China could stand to benefit economically if it can successfully replace coal with renewable energy, according to a report by financial analytics company TransitionZero.
The study looked at the costs, or savings, that the Chinese government would incur if it replaced its existing coal-fired power plants with zero-carbon alternatives.
“What we found is China could save $1.6 trillion by doing that,” said Matthew Gray, co-CEO of TransitionZero, a London-based firm.
“There’s a huge economic incentive for China to get off coal,” he told CNBC’s “Capital Connection” on Thursday.
China last year pledged to bring its total greenhouse emissions to a peak by 2030 and achieve net-zero emissions by 2060.
Gray said that will require an “orderly transition” — but that’s “something that we’re not seeing at the moment,” he pointed out. The country is the world’s biggest emitter of carbon dioxide and still relies on coal for much of its energy needs.
“The first thing they obviously need to do is to stop investing in new coal-fired power plants,” he said, noting that these are “long-life assets” that may still be in operation in 40 years’ time.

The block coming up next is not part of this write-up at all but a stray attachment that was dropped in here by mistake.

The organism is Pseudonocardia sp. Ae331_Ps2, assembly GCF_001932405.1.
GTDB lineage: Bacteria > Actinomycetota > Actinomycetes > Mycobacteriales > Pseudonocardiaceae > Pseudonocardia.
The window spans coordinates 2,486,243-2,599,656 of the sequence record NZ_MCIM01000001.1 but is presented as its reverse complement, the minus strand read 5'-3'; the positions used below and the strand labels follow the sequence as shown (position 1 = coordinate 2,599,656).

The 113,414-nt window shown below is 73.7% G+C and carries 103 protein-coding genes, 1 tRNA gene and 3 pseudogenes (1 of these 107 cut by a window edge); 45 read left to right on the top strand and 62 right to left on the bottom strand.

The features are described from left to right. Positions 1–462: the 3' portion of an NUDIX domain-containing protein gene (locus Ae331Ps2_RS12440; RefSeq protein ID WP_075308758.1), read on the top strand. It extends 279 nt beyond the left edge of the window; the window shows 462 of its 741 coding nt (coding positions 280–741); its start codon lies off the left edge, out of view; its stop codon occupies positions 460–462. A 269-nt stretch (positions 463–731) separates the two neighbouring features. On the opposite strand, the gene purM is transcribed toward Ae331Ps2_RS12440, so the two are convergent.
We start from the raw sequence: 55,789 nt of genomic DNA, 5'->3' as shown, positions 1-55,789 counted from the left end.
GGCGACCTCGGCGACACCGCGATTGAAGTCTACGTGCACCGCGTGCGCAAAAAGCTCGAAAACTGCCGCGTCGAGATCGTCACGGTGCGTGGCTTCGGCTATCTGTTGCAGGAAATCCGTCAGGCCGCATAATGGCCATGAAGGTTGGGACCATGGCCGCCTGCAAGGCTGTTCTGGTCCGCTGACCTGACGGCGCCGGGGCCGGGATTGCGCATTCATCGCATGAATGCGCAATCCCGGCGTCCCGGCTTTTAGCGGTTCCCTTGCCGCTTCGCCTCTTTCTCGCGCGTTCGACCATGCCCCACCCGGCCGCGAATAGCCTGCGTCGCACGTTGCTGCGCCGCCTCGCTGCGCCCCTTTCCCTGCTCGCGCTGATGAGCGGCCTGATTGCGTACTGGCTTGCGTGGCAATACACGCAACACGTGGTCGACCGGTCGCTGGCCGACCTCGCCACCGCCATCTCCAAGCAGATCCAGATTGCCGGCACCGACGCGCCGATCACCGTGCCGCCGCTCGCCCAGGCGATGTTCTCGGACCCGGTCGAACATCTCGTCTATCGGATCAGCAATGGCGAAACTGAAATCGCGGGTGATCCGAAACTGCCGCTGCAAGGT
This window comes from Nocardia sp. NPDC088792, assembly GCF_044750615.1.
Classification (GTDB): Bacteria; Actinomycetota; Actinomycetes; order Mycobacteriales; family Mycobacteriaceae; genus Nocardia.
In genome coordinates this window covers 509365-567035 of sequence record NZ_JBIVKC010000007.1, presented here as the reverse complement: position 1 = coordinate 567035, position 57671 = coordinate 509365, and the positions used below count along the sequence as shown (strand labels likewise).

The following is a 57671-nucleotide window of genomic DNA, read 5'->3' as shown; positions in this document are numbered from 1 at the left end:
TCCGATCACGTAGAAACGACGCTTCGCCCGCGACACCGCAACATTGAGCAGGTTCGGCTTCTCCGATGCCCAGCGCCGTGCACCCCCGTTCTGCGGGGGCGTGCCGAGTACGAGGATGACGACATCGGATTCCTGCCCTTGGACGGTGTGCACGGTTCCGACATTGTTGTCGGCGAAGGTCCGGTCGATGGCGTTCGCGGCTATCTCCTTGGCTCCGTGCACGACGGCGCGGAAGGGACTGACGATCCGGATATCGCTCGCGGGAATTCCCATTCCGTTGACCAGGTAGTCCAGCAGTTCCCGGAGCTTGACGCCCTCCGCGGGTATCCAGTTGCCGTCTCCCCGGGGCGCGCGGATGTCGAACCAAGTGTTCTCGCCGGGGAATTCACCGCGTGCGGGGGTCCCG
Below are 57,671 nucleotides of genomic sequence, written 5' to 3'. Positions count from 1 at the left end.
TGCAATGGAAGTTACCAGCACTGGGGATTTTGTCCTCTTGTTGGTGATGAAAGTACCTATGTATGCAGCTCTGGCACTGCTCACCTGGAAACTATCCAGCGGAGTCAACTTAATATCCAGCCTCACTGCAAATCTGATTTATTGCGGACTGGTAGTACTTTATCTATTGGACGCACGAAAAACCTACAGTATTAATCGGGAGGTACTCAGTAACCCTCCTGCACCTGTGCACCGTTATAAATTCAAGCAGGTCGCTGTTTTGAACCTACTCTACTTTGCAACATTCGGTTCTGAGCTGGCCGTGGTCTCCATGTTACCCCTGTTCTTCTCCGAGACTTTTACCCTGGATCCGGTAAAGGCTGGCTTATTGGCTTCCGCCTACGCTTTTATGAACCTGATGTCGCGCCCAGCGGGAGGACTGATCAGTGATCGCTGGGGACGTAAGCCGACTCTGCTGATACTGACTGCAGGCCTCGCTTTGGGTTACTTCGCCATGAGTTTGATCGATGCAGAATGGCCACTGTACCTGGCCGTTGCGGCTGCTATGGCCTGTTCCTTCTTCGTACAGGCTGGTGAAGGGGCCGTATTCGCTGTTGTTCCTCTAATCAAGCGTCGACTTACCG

“Anything built now — if China is to meet its net-zero target — will need to be shut down prematurely and therefore be a stranded assets risk problem,” he said.
Photovoltaic panels cover Tiangang Lake in Suqian, Jiangsu province, China, April 13, 2021.
Costfoto | Barcroft Media | Getty Images
He pointed out that China “already dominates zero-carbon technologies” — such as electric vehicles, solar energy and battery storage, and said the country is able to expand that infrastructure in order to reach its net-zero emissions goal.
The “far more concerning” aspect is whether China is willing and able to wind down its coal-powered plants. “They’re going to have to shut down those coal-fired power plants by 2040 or shortly thereafter, and that is going to be a huge challenge,” he said.
“There’s a great deal of work that China will still need to do,” he said.